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Nuclear Chemistry

• In nuclear chemistry, an atom is referred to as a nuclide and is identified by the number of protons and neutrons in the nucleus. • Nuclear reaction – a reaction that affects the nucleus of an atom. • Transmutation – a change in the identity of a nucleus as a result of a change in the number of protons.

Radioactive Decay
• Radioactive decay – spontaneous disintegration of a nucleus into a slightly lighter and more stable nucleus, accompanied by emission of particles, electromagnetic radiation, or both. • Energy & matter released in nuclear radiation • Radiation is damaging. • During radioactive decay, radiation exits the nucleus & interacts with matter nearby.

Nuclear Radiation
• Nuclear radiation can transfer its energy to the electrons of atoms or molecules and cause ionization. • The roentgen is a unit used to measure nuclear radiation; it is equal to the amount of radiation that produces 2 x 109 ion pairs when it passes through 1 cm3 of dry air. • One rem is the quantity of ionizing radiation that does as much damage to human tissue as is done by one roentgen of high-voltage X-rays. • Everyone is exposed to environmental background radiation.
 Average exposure for people living in the U.S. is 0.1 rem per year.

Sources of Radiation

Doserem 5-20 20-100 100-200 200-300

Effects Possible late effects; possible chromosomal damage. Temporary reduction in white blood cells. Mild radiation sickness within a few hours: vomiting, diarrhea, fatigue; reduction in resistance to infection. Serious radiation sickness effects as in 100-200 rem and hemorrhage; exposure is a Lethal Dose to 10-35% of the population after 30 days (LD 10-35/30). Serious radiation sickness; also marrow and intestine destruction; LD 50-70/30.

300-400

400-103 Acute illness, early death; LD 60-95/30. 103-5000 Acute illness, early death in days; LD 100/10.

Types of Nuclear Radiation
• 5 types of nuclear radiation:
     alpha particles (α) beta particles (β) gamma rays (γ) electron capture of an inner orbital electron, positron emission to form neutrons

• Nuclear Decay — when an unstable nucleus emits alpha or beta particles, the number of protons & neutrons may change.
 This process can be written in a nuclear equation/nuclear reaction.  Transmutation occurs. (Nucleus changes identity.)

Alpha Emission
• Alpha Particle – two protons and two neutrons bound together emitted from the nucleus during radioactive decay.
 The reaction produces a helium nuclei.

• The atomic number decreases by two, the mass number decreases by four. • Example: 210 Po → 206Pb + 4He
84 82 2

Beta Emission
• Beta Particle – an electron emitted from the nucleus as a beta particle • The atomic number increases by one, the mass number stays the same – a neutron is changed into a proton. • Example: 14 C → 14N + 0β
6 7 -1

Gamma Emission
• Gamma Particle – high energy electromagnetic waves emitted from a nucleus as it changes from an excited state to a ground energy state. • Gamma emission usually occurs immediately following other types of decay. • Of the three types of nuclear radiation, gamma rays have the greatest penetrating power.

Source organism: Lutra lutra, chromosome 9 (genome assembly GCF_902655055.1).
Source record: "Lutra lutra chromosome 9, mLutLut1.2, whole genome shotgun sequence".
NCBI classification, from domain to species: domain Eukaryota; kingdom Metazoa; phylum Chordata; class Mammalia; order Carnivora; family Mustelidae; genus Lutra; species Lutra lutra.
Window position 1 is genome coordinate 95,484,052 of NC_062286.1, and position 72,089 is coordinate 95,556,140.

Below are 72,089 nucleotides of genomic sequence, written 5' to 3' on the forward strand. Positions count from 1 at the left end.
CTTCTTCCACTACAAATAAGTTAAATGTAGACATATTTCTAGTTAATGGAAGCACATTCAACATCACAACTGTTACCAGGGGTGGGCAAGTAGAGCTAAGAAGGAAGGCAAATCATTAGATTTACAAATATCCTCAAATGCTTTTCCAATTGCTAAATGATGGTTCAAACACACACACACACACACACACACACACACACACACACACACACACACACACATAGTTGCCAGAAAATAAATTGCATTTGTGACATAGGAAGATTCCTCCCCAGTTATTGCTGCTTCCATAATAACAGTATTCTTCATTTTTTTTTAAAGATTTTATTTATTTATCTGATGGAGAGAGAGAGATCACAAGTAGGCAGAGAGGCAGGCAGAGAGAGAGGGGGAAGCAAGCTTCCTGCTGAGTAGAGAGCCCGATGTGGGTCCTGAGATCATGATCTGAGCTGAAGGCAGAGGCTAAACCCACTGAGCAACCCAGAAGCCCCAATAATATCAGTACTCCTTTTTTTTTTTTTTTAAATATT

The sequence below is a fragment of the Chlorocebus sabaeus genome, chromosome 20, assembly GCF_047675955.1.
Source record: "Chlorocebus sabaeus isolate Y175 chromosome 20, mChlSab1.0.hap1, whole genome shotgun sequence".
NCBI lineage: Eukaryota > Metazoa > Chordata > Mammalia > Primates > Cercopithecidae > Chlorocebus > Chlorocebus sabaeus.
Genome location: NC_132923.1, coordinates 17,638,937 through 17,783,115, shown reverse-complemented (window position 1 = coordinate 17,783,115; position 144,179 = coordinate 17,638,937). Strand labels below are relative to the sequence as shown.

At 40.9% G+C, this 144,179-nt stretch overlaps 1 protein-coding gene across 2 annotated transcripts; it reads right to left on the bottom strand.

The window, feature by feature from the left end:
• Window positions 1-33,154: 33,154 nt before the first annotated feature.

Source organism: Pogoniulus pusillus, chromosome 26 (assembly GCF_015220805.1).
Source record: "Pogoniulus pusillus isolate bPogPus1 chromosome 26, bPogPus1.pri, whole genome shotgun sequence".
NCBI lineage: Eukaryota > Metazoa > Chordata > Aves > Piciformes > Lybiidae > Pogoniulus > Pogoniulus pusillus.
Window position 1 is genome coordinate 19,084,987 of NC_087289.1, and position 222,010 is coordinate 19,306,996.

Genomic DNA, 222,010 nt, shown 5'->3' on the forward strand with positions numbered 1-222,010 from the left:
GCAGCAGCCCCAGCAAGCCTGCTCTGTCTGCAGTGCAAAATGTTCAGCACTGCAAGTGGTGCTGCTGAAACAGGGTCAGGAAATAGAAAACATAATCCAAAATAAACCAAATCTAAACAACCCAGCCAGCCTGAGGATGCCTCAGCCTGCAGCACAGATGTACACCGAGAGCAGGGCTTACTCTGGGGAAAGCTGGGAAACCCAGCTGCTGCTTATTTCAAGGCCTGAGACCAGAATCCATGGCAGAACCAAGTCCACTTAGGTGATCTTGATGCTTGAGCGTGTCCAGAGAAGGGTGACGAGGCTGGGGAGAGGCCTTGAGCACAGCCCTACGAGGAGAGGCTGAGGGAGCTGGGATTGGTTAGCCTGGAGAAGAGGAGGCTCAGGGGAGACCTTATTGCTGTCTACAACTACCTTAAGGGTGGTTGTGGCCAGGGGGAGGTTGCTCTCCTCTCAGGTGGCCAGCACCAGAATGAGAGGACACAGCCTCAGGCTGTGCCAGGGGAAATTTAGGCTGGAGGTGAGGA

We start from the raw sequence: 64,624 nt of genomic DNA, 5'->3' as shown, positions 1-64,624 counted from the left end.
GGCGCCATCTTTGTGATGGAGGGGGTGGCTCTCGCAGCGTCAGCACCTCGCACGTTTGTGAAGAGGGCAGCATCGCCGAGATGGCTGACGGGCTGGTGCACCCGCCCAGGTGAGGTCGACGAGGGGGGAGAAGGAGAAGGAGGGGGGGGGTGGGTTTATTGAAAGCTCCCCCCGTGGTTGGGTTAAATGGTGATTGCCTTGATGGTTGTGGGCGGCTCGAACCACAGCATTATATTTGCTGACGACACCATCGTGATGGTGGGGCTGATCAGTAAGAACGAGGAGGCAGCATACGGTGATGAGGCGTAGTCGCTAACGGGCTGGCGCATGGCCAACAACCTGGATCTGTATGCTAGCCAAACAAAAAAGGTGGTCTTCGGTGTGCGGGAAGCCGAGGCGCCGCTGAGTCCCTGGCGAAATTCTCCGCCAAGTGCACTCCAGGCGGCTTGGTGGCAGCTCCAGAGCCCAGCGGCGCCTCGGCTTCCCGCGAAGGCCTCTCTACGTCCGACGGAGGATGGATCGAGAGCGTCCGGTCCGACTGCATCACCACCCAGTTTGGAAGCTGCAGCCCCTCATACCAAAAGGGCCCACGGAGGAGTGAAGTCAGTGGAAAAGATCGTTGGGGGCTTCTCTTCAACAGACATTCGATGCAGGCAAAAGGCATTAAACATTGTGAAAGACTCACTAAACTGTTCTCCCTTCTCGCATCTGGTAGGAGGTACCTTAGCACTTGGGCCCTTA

Nuclear Radiation

Don’t Forget
• Remember:
 Mass #’s add up to be the same on each side of the arrow.  Atomic #’s add up to be the same on each side of the arrow.

Balance the following Nuclear Reactions
253 99

Es + 4He → 1n + ?
2 0

1 0

n + 256Md
101

43 43 19 20 K → 43Ca + ? 20

Ca + 0β
-1

206 210 84

Po → Pb →

206 82

Pb + ? Bi + ?

82 210

Pb + 4He
2

210 82

210 83

83

Bi + 0β
-1

Half Life
• Half-Life – the time it takes for half a radioactive element to undergo radioactive decay. • The half-life of radioactive elements can be used to date rocks, fossils, etc. • Each radioactive isotope has a characteristic halflife. • Equation:
Initial mass (½ )(# of ½ lives) = final mass

Calculating ½ Life
• The ½ life of an element is 21.5 min. How many milligrams of this element remain after 86 min. if you start with 80 mg?
Initial mass (½ )(# of ½ lives) = final mass

• 86 min/21.5 min = 4 half lives • Final mass = 80 mg ( ½ )(4) • Amount of element remaining = 80.0 mg x ½ x ½ x ½ x ½ = 5 mg

Nuclear Fission
• Nuclear Fission – an atom breaks up into smaller atoms.
 energy is released. E=mc2 or E= m ( 9 x 1016 )

• Fission is the primary system powering nuclear reactors, nuclear missiles, and nuclear powered submarines and air craft carriers.

• Nuclear fusion – atoms join together to make 1 atom. (opposite of fission)  Energy is released after the reaction but lots of energy is needed to start the reaction. • Very high temperatures and pressures are used to combine light atoms, such as hydrogen, to make heavier atoms, like helium.
 Ex. The Sun: Overall 4 hydrogen atoms make a helium atom

Nuclear Fusion

• Creating and maintaining a fusion reaction is more complex and expensive than performing fission.

Nuclear Power Plants
• Nuclear power plants use heat from nuclear reactors to produce electrical energy. • They have five main components:
     Shielding Fuel Control rods Moderator Coolant

• Shielding – radiation-absorbing material that is used to decrease exposure to radiation from nuclear reactors. • Current Problems with nuclear power: environmental requirements, safety of operation, construction costs, and storage and disposal of spent fuel and radioactive wastes.

How long did the Soviet government wait until formally announcing that the accident at Chernobyl had, in fact, happened?

2 days!